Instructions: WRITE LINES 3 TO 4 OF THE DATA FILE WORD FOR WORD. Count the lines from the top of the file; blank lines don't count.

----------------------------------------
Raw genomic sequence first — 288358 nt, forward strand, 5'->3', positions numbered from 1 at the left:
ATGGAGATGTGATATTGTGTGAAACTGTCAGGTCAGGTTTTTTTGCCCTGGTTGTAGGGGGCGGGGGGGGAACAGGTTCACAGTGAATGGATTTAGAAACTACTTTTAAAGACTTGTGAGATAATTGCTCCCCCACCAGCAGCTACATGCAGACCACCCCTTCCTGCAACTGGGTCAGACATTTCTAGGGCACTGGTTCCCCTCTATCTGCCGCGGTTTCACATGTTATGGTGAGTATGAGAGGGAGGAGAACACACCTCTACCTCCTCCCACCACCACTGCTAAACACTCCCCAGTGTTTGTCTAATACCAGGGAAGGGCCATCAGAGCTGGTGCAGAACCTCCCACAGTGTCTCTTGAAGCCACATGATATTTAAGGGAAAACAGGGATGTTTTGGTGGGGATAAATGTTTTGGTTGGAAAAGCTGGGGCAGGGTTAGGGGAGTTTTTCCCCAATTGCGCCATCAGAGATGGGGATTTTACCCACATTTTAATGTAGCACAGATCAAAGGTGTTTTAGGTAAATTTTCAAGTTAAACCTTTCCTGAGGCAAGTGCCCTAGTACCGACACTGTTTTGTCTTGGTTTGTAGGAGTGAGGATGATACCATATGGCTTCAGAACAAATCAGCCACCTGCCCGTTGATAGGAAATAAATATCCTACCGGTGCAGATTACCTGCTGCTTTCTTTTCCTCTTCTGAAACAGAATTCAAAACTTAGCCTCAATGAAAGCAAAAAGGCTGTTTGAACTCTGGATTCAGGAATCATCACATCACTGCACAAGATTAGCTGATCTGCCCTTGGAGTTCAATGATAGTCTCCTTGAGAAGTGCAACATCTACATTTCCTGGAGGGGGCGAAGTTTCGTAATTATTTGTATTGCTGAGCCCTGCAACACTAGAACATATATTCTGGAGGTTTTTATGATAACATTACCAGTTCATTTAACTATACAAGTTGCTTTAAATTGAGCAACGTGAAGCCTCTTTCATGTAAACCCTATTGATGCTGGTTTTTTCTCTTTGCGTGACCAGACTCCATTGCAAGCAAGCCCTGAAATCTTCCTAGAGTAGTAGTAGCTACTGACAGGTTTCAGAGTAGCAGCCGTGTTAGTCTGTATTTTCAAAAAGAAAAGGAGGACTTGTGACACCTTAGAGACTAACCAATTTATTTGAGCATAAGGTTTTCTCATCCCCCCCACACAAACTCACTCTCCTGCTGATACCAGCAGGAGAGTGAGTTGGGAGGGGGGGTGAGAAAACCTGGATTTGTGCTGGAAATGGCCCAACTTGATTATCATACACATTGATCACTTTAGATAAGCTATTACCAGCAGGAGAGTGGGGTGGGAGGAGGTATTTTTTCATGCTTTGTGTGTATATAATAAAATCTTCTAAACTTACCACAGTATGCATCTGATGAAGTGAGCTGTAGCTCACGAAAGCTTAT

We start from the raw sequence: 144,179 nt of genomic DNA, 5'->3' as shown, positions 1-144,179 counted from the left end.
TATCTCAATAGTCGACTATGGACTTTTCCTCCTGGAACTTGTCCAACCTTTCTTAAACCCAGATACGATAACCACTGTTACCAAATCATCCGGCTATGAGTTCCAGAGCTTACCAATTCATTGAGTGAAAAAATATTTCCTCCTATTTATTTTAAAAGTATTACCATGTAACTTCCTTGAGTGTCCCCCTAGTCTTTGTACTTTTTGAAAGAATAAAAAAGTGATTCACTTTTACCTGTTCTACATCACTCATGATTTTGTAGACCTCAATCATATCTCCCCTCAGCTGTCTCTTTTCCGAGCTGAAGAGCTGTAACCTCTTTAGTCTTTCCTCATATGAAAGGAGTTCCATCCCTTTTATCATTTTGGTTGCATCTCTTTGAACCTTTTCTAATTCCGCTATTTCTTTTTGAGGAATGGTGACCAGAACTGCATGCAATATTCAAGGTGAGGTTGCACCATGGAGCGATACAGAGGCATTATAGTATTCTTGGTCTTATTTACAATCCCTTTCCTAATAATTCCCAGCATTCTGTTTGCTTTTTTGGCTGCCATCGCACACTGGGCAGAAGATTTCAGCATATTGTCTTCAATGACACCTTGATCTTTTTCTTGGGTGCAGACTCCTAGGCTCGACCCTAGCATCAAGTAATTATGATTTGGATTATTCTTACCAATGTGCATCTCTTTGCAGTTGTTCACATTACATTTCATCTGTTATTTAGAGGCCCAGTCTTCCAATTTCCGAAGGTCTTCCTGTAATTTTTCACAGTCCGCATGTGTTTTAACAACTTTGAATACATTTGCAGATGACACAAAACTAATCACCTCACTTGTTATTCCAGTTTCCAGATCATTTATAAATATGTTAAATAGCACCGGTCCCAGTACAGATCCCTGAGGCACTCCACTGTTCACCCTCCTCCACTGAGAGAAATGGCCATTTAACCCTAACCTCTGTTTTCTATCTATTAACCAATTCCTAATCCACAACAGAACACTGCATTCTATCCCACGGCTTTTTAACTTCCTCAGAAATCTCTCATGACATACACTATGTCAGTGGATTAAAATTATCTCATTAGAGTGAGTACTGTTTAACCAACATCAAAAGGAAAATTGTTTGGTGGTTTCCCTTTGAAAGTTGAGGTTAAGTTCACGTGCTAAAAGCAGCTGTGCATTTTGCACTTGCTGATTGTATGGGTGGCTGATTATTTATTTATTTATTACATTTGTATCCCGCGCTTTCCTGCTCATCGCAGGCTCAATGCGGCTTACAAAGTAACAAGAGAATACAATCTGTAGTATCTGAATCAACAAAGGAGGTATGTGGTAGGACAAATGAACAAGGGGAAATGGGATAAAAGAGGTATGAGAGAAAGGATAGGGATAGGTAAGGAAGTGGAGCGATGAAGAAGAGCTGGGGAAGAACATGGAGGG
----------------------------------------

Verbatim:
We start from the raw sequence: 144,179 nt of genomic DNA, 5'->3' as shown, positions 1-144,179 counted from the left end.
TATCTCAATAGTCGACTATGGACTTTTCCTCCTGGAACTTGTCCAACCTTTCTTAAACCCAGATACGATAACCACTGTTACCAAATCATCCGGCTATGAGTTCCAGAGCTTACCAATTCATTGAGTGAAAAAATATTTCCTCCTATTTATTTTAAAAGTATTACCATGTAACTTCCTTGAGTGTCCCCCTAGTCTTTGTACTTTTTGAAAGAATAAAAAAGTGATTCACTTTTACCTGTTCTACATCACTCATGATTTTGTAGACCTCAATCATATCTCCCCTCAGCTGTCTCTTTTCCGAGCTGAAGAGCTGTAACCTCTTTAGTCTTTCCTCATATGAAAGGAGTTCCATCCCTTTTATCATTTTGGTTGCATCTCTTTGAACCTTTTCTAATTCCGCTATTTCTTTTTGAGGAATGGTGACCAGAACTGCATGCAATATTCAAGGTGAGGTTGCACCATGGAGCGATACAGAGGCATTATAGTATTCTTGGTCTTATTTACAATCCCTTTCCTAATAATTCCCAGCATTCTGTTTGCTTTTTTGGCTGCCATCGCACACTGGGCAGAAGATTTCAGCATATTGTCTTCAATGACACCTTGATCTTTTTCTTGGGTGCAGACTCCTAGGCTCGACCCTAGCATCAAGTAATTATGATTTGGATTATTCTTACCAATGTGCATCTCTTTGCAGTTGTTCACATTACATTTCATCTGTTATTTAGAGGCCCAGTCTTCCAATTTCCGAAGGTCTTCCTGTAATTTTTCACAGTCCGCATGTGTTTTAACAACTTTGAATACATTTGCAGATGACACAAAACTAATCACCTCACTTGTTATTCCAGTTTCCAGATCATTTATAAATATGTTAAATAGCACCGGTCCCAGTACAGATCCCTGAGGCACTCCACTGTTCACCCTCCTCCACTGAGAGAAATGGCCATTTAACCCTAACCTCTGTTTTCTATCTATTAACCAATTCCTAATCCACAACAGAACACTGCATTCTATCCCACGGCTTTTTAACTTCCTCAGAAATCTCTCATGACATACACTATGTCAGTGGATTAAAATTATCTCATTAGAGTGAGTACTGTTTAACCAACATCAAAAGGAAAATTGTTTGGTGGTTTCCCTTTGAAAGTTGAGGTTAAGTTCACGTGCTAAAAGCAGCTGTGCATTTTGCACTTGCTGATTGTATGGGTGGCTGATTATTTATTTATTTATTACATTTGTATCCCGCGCTTTCCTGCTCATCGCAGGCTCAATGCGGCTTACAAAGTAACAAGAGAATACAATCTGTAGTATCTGAATCAACAAAGGAGGTATGTGGTAGGACAAATGAACAAGGGGAAATGGGATAAAAGAGGTATGAGAGAAAGGATAGGGATAGGTAAGGAAGTGGAGCGATGAAGAAGAGCTGGGGAAGAACATGGAGGG